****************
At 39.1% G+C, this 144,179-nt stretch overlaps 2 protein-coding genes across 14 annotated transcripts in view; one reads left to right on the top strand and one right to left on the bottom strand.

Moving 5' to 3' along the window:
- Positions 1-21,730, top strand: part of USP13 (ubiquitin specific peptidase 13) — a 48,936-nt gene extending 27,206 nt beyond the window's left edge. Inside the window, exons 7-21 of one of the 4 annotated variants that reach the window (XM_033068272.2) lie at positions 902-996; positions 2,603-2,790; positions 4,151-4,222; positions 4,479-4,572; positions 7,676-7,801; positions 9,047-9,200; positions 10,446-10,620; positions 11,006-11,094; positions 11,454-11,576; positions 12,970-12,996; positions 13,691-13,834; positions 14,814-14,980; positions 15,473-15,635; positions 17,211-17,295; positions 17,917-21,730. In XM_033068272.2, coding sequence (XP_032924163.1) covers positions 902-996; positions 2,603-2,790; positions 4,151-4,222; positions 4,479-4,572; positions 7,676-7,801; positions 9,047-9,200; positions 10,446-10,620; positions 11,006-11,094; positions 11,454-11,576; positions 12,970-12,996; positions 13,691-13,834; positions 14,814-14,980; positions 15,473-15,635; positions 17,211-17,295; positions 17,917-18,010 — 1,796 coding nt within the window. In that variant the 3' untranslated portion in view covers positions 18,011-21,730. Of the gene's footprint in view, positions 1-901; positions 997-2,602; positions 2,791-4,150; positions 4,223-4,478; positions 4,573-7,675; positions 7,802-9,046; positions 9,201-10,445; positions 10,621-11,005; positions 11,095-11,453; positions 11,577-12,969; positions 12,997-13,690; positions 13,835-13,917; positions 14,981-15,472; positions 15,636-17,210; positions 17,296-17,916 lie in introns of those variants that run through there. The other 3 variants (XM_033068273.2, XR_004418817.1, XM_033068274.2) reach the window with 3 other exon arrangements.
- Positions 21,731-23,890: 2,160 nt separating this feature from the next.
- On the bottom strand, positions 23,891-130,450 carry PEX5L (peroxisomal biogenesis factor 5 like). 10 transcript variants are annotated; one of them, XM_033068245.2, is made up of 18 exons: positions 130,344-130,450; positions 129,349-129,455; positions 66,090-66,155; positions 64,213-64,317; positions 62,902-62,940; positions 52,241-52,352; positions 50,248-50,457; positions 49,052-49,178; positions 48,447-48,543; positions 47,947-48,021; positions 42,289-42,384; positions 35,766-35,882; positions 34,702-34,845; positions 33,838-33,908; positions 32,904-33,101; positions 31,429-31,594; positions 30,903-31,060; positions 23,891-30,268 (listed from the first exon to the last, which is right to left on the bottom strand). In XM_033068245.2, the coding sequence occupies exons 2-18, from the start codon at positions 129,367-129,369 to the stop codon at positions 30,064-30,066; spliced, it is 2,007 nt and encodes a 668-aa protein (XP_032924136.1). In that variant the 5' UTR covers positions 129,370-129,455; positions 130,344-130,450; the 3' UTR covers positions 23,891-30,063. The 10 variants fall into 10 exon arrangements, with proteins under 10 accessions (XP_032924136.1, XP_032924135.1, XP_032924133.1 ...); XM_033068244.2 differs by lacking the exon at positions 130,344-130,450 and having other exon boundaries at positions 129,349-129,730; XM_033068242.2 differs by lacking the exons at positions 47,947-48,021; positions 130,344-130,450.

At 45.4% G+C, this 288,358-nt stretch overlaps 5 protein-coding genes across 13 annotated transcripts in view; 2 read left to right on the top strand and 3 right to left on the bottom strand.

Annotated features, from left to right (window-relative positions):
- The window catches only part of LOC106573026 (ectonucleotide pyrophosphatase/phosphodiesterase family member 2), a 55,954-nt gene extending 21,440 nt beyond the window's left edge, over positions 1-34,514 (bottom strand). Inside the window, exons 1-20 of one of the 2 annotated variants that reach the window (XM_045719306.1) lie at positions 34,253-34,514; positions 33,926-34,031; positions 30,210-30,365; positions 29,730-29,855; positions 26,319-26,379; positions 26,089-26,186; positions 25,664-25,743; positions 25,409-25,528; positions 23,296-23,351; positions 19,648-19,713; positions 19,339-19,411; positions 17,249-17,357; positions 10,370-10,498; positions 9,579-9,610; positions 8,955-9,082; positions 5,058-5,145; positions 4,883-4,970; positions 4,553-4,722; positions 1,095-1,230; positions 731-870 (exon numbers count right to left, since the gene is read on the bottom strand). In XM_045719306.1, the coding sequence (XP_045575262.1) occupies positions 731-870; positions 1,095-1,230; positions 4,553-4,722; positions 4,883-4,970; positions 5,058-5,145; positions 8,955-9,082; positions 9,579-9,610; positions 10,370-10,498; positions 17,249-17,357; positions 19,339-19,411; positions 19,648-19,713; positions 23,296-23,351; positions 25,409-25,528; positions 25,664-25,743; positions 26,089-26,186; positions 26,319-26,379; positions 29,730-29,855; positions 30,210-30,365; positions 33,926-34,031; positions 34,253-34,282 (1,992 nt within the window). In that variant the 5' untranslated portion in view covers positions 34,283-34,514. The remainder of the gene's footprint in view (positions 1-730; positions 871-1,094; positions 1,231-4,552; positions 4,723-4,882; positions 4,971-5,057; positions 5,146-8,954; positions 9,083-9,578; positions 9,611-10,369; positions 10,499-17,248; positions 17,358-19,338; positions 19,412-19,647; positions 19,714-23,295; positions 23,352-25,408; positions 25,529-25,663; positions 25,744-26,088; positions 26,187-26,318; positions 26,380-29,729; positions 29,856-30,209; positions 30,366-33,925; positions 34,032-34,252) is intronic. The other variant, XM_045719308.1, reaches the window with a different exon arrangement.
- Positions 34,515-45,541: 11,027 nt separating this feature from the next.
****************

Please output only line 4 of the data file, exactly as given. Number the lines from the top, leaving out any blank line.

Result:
- Positions 21,731-23,890: 2,160 nt separating this feature from the next.